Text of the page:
That was why, at a few minutes before 8:00 pm, I found myself with the tv on, a glass of red wine beside me, doing a bit of multi-tasking with the computer on and attempting to catch up on what has been happening in the world beyond the walls of our house and the short walk to and from the nursery.

The two clips I saw moved me first to tears, and then laughter, and made me shake my head in wonder at the crazy world of politics.  The first clip showed a bit of Diane Sawyer's recent interview with Gabrielle Giffords, who amazingly is recovering from the horrific shooting earlier in the year.  Seeing the homemade videos of her working with her speech therapist, I was moved to tears at what an amazing story her survival and path to recovery is and has been.  I only hope she is able to get back to her full physical and mental states.

The next, also political story, but completely on the other end of the inspirational spectrum, made me cringe - it was just so bad!  Yes, I'm talking about what has been tagged on Twitter as #cainwreck: Herman Cain's response when questioned on his opinion of Obama's handling of the Libya situation.  UK readers can see what I'm talking about here.  This is a man who aspires to be the President of the United States, arguably the most powerful person in the world!  I mean, I know how he feels - I couldn't intelligently sum up what my thoughts around Obama's handling of Libya are either (nor could I probably locate Libya on a map), but I'm not trying to convince 150 million people that I should be their leader!  I did like the way he - eventually - got around to saying that he was just "twirling some thoughts around" in his head, but man, that was just absolute insanity in terms of an interview or public speaking disaster.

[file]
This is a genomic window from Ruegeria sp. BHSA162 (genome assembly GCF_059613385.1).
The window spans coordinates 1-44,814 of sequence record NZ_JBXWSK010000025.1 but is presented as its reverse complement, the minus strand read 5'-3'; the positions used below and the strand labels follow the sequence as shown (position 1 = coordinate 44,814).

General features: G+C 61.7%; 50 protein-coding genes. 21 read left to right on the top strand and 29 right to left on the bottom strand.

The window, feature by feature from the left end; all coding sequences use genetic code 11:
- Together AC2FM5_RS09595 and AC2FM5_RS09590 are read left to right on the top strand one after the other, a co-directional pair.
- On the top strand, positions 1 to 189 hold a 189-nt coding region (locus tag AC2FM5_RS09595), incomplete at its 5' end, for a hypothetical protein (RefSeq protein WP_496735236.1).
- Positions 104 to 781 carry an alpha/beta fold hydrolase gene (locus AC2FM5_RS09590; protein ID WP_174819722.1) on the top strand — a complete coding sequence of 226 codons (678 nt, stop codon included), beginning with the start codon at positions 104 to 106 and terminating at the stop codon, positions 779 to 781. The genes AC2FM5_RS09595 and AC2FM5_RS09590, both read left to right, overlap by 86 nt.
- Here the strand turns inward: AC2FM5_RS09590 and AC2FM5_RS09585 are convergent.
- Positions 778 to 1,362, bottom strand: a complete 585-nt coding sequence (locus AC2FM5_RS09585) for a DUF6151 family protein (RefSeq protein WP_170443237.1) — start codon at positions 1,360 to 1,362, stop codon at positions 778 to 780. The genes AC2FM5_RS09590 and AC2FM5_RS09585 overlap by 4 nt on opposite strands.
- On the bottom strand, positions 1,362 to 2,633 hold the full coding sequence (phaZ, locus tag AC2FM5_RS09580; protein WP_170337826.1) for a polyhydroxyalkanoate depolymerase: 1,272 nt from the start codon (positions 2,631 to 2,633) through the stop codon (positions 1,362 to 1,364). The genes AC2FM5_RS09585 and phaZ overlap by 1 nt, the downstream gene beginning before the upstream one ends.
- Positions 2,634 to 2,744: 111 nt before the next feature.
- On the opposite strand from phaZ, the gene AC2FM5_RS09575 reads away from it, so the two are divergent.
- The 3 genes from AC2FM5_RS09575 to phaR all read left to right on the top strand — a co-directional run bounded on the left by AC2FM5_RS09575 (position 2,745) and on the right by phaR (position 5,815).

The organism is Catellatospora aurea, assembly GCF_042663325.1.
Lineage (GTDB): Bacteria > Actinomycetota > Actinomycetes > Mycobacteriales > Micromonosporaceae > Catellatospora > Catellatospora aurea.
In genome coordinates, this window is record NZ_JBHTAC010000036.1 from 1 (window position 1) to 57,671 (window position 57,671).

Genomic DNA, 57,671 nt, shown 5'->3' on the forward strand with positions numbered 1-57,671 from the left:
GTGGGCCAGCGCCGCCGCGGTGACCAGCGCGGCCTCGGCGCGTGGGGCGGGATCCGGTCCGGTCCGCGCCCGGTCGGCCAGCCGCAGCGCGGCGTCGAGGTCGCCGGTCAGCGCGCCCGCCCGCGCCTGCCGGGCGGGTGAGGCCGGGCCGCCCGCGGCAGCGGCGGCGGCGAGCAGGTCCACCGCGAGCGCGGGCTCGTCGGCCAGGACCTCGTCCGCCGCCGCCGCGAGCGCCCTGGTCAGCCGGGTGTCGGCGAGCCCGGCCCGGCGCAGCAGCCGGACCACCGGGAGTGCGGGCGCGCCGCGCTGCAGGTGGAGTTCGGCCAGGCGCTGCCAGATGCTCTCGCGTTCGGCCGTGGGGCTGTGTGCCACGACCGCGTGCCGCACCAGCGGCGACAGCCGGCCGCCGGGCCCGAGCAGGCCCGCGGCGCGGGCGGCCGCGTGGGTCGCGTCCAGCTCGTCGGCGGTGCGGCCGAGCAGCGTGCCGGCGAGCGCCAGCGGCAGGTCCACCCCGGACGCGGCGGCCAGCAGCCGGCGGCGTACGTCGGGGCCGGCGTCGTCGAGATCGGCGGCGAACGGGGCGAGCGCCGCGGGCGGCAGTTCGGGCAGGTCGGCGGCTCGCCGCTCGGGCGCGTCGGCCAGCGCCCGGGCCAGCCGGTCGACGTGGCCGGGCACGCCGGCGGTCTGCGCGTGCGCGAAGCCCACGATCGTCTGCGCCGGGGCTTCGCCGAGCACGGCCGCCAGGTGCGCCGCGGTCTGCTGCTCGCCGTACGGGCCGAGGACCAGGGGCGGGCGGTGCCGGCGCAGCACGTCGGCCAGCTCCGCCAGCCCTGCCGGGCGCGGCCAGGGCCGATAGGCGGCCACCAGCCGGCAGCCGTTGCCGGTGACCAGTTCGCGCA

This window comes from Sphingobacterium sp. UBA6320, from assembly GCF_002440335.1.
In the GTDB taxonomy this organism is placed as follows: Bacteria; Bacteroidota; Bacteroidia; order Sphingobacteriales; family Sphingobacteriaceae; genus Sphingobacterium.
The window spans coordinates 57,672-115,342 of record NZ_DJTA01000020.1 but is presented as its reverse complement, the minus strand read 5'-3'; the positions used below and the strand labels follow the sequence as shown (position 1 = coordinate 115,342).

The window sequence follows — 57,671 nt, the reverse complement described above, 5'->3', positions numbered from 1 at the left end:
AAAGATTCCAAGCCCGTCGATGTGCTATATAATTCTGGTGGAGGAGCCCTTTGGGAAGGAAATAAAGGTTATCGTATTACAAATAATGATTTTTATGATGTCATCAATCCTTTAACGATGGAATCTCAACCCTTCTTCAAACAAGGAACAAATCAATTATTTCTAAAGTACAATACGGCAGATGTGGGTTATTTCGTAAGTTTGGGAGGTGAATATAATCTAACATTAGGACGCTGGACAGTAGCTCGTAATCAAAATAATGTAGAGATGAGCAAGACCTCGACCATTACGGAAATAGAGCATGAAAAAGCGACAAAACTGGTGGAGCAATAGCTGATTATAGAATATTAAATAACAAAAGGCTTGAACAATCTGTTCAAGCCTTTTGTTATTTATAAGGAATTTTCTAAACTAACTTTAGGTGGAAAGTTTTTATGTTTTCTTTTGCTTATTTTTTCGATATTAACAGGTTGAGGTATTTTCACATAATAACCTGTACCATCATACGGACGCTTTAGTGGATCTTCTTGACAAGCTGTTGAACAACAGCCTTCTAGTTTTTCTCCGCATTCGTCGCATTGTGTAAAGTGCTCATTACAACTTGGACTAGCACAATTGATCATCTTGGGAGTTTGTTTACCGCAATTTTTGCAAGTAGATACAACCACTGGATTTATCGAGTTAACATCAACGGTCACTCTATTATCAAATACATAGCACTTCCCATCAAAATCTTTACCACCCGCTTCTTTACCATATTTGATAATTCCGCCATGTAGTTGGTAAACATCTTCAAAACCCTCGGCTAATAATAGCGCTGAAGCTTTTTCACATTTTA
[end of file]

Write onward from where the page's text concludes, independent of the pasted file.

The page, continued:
It did get me thinking, though, about what can happen when we're put on the spot and have to produce some intelligible thoughts or arguments when asked our opinion.  Fortunately for most of us, any failings that are uncovered are unlikely to go viral and be viewed by millions of people.  But maybe it's an exercise in learning: if someone asked me my opinion on a current political situation, what answer could I give, right now?  What answer would I like to give?  Where do I need to go or what do I need to learn to bridge that gap?  It's certainly a bit more difficult than being asked what size nappies your son wears, but worth exploring. 

As for my political opinion, I hope Gabrielle Giffords someday gets to the White House. She seems a much more inspirational option than some of the others at the moment.

Monday, November 14, 2011

40 days (or, more likely, 40 late nights) of posts